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Sten Ebbesen awarded ‘the little Nobel’

In the news — UCPH classical philologist and Medieval history scholar awarded prestigious Gad Rausing Prize last month

Sten Ebbesen, a professor emeritus at the Saxo Institute of Archaeology, Ethnology, Greek & Latin and History, has received the Royal Swedish Academy of Science’s prestigious Gad Rausing Prize for exceptional research in the humanities.

The award, nicknamed the ‘little Nobel’ and which includes a payment of 1 million Swedish kronor, was awarded during a ceremony on 20 March at the Royal Swedish Academy of Science in Stockholm.

“Professor Sten Ebbesen is widely recognised as a leading scholar in his field. His work has profound significance for the understanding of a central element of the history of European philosophy, starting with Plato and Aristotle and continuing up to the Renaissance. In addition to his academic qualifications, Ebbesen, through countless books and articles, has communicated his knowledge to the general public in Denmark.”

Keeping the standard high

Ebbesen is among the leading experts on European Medieval philosophy, focusing in particular on logic in the Middle Ages and the philosophy of language. He specialises in the philosophy of the Danish Middle Ages. Since 1982, he has been the lead editor a series of publications titled Corpus Philosophorum Danicorum Medii Aevi.

Sten Ebbesen

Born: 1946

Danish classical philologist and Medieval expert. Became a faculty member at the University of Copenhagen in 1972, since 1991 as a docent.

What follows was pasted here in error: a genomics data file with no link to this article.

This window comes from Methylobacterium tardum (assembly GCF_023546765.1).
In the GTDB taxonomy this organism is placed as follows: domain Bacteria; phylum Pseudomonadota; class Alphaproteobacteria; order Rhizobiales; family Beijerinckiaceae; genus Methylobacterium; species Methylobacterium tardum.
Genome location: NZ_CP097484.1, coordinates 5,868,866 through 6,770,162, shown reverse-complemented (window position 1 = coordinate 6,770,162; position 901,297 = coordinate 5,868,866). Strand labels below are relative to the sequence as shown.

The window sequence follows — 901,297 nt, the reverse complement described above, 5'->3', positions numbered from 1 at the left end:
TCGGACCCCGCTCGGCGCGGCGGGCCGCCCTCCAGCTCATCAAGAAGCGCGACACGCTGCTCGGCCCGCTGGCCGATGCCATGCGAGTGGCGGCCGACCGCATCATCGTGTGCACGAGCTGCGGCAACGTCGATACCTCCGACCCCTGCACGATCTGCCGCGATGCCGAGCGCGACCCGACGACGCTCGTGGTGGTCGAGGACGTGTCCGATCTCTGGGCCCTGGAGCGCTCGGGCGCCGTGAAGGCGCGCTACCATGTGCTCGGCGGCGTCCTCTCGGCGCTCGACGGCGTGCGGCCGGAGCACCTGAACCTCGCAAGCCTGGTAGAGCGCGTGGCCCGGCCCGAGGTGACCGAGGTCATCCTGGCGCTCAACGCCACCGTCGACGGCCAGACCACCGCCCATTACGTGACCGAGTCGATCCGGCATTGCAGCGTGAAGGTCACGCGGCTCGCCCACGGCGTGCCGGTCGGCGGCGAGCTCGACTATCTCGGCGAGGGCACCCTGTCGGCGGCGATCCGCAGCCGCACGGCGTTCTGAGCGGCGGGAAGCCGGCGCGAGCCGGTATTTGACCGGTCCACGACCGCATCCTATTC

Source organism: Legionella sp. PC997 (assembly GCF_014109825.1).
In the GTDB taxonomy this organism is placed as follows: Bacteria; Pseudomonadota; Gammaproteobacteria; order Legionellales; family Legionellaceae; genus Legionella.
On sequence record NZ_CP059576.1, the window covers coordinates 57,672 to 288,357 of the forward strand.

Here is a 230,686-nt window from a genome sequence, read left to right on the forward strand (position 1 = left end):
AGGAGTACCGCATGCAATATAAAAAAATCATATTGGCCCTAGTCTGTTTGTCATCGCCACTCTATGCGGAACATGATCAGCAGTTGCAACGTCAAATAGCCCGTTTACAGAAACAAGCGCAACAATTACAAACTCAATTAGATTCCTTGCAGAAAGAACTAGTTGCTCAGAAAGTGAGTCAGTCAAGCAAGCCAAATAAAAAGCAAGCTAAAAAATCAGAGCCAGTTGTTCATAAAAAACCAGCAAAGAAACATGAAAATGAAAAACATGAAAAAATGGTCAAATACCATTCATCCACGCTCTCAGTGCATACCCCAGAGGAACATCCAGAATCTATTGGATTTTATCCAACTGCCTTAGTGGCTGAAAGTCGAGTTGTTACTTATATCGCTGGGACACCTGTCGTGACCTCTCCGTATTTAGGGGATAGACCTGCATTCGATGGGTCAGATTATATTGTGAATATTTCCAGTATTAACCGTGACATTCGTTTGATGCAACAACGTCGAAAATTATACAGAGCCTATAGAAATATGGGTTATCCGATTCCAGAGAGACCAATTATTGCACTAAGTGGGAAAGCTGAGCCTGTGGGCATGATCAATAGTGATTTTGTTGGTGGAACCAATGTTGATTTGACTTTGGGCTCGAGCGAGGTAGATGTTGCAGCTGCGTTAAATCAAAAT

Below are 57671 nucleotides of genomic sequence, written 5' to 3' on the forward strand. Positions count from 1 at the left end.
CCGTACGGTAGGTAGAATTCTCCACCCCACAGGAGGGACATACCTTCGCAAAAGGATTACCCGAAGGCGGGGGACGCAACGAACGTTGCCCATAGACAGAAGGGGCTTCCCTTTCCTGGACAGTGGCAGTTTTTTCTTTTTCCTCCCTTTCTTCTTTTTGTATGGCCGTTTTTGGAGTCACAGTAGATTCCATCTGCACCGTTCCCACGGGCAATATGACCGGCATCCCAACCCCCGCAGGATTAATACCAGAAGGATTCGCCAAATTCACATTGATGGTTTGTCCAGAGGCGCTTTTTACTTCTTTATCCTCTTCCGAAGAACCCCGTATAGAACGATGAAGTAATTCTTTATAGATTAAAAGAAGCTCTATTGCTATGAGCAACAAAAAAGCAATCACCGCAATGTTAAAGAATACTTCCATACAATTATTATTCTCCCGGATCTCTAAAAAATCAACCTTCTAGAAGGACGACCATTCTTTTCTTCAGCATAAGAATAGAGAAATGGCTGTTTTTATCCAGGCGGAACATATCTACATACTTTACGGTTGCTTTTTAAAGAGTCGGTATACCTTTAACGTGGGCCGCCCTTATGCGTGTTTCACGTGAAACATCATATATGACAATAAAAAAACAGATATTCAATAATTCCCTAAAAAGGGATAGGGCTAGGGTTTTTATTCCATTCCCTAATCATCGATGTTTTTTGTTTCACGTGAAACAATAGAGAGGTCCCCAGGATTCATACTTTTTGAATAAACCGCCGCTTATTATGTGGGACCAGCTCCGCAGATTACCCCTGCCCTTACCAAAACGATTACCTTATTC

Ebbesen has been a guest professor at a number of universities. He is a member of the Royal Danish Academy of Sciences and Letters and holds an honorary doctorate from the Faculty of Humanities at the University of Gothenburg.

Professor Sten Ebbesen, Saxo-Instituttet modtager Gad Rausings Pris 2017.

During his time at the University of Copenhagen, Ebbesen has taken part in numerous Scandinavian and international research projects.

Asked why he settled on his specific area of academic expertise, Ebbesen told the Faculty of Humanities:

“The greatest threat for the future of our field is the decline of Latin and Greek studies that we see in a number of countries. If you want to study ancient philosophy if you need to know Latin, and preferably a little Greek. […] I believe that my biggest long-term contribution to the field will be my collection of unpublished Greek and Latin texts. Theories start to become outdated after a few decades, but a good printed edition of something can be of use for at least 100 years.”

Last year also saw a KU professor, Erik A Nielsen, of the Department for Nordic Studies and Languages, receive the Gad Rausing Prize. A list of all recipients of the award since it was first given in 2004, can be found on the Swedish academy’s website (text in Swedish).